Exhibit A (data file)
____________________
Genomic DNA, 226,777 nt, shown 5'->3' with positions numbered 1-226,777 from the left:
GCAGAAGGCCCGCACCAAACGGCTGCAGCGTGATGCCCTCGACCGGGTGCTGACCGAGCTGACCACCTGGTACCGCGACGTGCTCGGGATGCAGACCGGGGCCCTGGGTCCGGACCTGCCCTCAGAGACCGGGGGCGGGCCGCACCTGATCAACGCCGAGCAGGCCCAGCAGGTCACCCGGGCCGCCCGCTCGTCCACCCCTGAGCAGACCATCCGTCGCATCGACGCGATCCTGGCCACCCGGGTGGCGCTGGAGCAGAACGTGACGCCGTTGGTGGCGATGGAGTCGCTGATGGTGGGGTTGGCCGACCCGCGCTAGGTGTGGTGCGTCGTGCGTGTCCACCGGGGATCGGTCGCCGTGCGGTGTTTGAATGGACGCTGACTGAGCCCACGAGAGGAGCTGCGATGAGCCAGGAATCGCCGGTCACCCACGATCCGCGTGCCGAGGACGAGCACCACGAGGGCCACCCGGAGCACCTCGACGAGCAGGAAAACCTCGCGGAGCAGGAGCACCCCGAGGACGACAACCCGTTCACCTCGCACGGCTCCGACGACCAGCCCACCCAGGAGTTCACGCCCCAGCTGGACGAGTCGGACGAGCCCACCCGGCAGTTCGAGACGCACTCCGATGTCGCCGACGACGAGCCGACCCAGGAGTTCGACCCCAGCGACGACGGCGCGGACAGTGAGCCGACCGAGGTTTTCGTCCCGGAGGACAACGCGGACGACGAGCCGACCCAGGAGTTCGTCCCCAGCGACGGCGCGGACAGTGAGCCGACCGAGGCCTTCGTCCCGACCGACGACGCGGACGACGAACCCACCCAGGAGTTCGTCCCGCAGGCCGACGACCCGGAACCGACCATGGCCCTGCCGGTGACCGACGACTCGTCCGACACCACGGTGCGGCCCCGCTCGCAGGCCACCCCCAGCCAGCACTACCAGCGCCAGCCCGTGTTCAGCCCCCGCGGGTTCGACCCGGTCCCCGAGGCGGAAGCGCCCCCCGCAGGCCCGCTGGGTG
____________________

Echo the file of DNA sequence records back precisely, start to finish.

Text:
Genomic DNA, 226,777 nt, shown 5'->3' with positions numbered 1-226,777 from the left:
GCAGAAGGCCCGCACCAAACGGCTGCAGCGTGATGCCCTCGACCGGGTGCTGACCGAGCTGACCACCTGGTACCGCGACGTGCTCGGGATGCAGACCGGGGCCCTGGGTCCGGACCTGCCCTCAGAGACCGGGGGCGGGCCGCACCTGATCAACGCCGAGCAGGCCCAGCAGGTCACCCGGGCCGCCCGCTCGTCCACCCCTGAGCAGACCATCCGTCGCATCGACGCGATCCTGGCCACCCGGGTGGCGCTGGAGCAGAACGTGACGCCGTTGGTGGCGATGGAGTCGCTGATGGTGGGGTTGGCCGACCCGCGCTAGGTGTGGTGCGTCGTGCGTGTCCACCGGGGATCGGTCGCCGTGCGGTGTTTGAATGGACGCTGACTGAGCCCACGAGAGGAGCTGCGATGAGCCAGGAATCGCCGGTCACCCACGATCCGCGTGCCGAGGACGAGCACCACGAGGGCCACCCGGAGCACCTCGACGAGCAGGAAAACCTCGCGGAGCAGGAGCACCCCGAGGACGACAACCCGTTCACCTCGCACGGCTCCGACGACCAGCCCACCCAGGAGTTCACGCCCCAGCTGGACGAGTCGGACGAGCCCACCCGGCAGTTCGAGACGCACTCCGATGTCGCCGACGACGAGCCGACCCAGGAGTTCGACCCCAGCGACGACGGCGCGGACAGTGAGCCGACCGAGGTTTTCGTCCCGGAGGACAACGCGGACGACGAGCCGACCCAGGAGTTCGTCCCCAGCGACGGCGCGGACAGTGAGCCGACCGAGGCCTTCGTCCCGACCGACGACGCGGACGACGAACCCACCCAGGAGTTCGTCCCGCAGGCCGACGACCCGGAACCGACCATGGCCCTGCCGGTGACCGACGACTCGTCCGACACCACGGTGCGGCCCCGCTCGCAGGCCACCCCCAGCCAGCACTACCAGCGCCAGCCCGTGTTCAGCCCCCGCGGGTTCGACCCGGTCCCCGAGGCGGAAGCGCCCCCCGCAGGCCCGCTGGGTG